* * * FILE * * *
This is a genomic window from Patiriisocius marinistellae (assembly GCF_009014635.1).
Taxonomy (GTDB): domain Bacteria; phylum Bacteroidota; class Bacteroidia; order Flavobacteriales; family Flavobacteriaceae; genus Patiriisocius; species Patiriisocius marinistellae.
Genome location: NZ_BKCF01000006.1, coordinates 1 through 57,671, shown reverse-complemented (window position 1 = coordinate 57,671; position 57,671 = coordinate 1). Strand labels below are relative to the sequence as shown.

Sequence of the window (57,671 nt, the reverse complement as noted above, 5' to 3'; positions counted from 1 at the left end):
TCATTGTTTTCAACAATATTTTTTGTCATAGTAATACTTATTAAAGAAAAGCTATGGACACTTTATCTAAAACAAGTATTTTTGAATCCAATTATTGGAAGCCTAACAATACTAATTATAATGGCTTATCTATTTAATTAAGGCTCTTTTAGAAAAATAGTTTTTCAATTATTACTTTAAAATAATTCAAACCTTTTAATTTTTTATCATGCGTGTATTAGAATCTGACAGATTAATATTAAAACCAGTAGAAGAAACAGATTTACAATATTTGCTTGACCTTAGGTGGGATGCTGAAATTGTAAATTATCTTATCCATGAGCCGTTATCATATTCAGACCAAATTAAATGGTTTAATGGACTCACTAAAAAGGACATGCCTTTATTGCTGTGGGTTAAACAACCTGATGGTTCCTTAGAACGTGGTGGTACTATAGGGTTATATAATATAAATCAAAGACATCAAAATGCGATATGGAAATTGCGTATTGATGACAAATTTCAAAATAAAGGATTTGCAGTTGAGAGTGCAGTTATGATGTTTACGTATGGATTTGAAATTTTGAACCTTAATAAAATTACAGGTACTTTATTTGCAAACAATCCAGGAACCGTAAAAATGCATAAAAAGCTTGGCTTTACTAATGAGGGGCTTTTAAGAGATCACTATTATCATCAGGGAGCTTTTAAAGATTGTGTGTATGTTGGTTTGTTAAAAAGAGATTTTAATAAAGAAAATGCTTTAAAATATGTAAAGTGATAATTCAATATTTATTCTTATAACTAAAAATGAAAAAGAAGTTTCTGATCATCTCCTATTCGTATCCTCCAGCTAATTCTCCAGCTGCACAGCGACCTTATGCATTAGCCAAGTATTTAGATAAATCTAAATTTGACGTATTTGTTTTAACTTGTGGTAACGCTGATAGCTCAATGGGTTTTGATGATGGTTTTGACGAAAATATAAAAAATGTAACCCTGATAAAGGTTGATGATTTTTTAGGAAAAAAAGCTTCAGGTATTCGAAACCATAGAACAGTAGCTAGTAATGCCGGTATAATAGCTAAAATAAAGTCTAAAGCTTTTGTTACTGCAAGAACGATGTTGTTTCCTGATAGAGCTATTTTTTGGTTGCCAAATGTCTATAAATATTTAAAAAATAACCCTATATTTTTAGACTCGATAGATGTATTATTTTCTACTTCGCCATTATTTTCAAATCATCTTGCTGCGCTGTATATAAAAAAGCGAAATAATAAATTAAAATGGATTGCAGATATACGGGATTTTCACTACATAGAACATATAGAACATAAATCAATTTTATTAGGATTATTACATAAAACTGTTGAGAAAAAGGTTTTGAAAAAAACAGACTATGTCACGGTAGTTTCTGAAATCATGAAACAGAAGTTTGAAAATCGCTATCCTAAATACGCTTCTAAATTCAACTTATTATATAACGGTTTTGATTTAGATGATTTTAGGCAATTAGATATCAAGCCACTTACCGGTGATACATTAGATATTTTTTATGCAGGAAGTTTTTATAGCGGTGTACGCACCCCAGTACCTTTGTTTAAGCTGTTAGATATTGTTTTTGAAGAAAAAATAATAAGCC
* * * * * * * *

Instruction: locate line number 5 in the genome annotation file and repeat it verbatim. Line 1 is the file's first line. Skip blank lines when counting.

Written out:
TCATTGTTTTCAACAATATTTTTTGTCATAGTAATACTTATTAAAGAAAAGCTATGGACACTTTATCTAAAACAAGTATTTTTGAATCCAATTATTGGAAGCCTAACAATACTAATTATAATGGCTTATCTATTTAATTAAGGCTCTTTTAGAAAAATAGTTTTTCAATTATTACTTTAAAATAATTCAAACCTTTTAATTTTTTATCATGCGTGTATTAGAATCTGACAGATTAATATTAAAACCAGTAGAAGAAACAGATTTACAATATTTGCTTGACCTTAGGTGGGATGCTGAAATTGTAAATTATCTTATCCATGAGCCGTTATCATATTCAGACCAAATTAAATGGTTTAATGGACTCACTAAAAAGGACATGCCTTTATTGCTGTGGGTTAAACAACCTGATGGTTCCTTAGAACGTGGTGGTACTATAGGGTTATATAATATAAATCAAAGACATCAAAATGCGATATGGAAATTGCGTATTGATGACAAATTTCAAAATAAAGGATTTGCAGTTGAGAGTGCAGTTATGATGTTTACGTATGGATTTGAAATTTTGAACCTTAATAAAATTACAGGTACTTTATTTGCAAACAATCCAGGAACCGTAAAAATGCATAAAAAGCTTGGCTTTACTAATGAGGGGCTTTTAAGAGATCACTATTATCATCAGGGAGCTTTTAAAGATTGTGTGTATGTTGGTTTGTTAAAAAGAGATTTTAATAAAGAAAATGCTTTAAAATATGTAAAGTGATAATTCAATATTTATTCTTATAACTAAAAATGAAAAAGAAGTTTCTGATCATCTCCTATTCGTATCCTCCAGCTAATTCTCCAGCTGCACAGCGACCTTATGCATTAGCCAAGTATTTAGATAAATCTAAATTTGACGTATTTGTTTTAACTTGTGGTAACGCTGATAGCTCAATGGGTTTTGATGATGGTTTTGACGAAAATATAAAAAATGTAACCCTGATAAAGGTTGATGATTTTTTAGGAAAAAAAGCTTCAGGTATTCGAAACCATAGAACAGTAGCTAGTAATGCCGGTATAATAGCTAAAATAAAGTCTAAAGCTTTTGTTACTGCAAGAACGATGTTGTTTCCTGATAGAGCTATTTTTTGGTTGCCAAATGTCTATAAATATTTAAAAAATAACCCTATATTTTTAGACTCGATAGATGTATTATTTTCTACTTCGCCATTATTTTCAAATCATCTTGCTGCGCTGTATATAAAAAAGCGAAATAATAAATTAAAATGGATTGCAGATATACGGGATTTTCACTACATAGAACATATAGAACATAAATCAATTTTATTAGGATTATTACATAAAACTGTTGAGAAAAAGGTTTTGAAAAAAACAGACTATGTCACGGTAGTTTCTGAAATCATGAAACAGAAGTTTGAAAATCGCTATCCTAAATACGCTTCTAAATTCAACTTATTATATAACGGTTTTGATTTAGATGATTTTAGGCAATTAGATATCAAGCCACTTACCGGTGATACATTAGATATTTTTTATGCAGGAAGTTTTTATAGCGGTGTACGCACCCCAGTACCTTTGTTTAAGCTGTTAGATATTGTTTTTGAAGAAAAAATAATAAGCC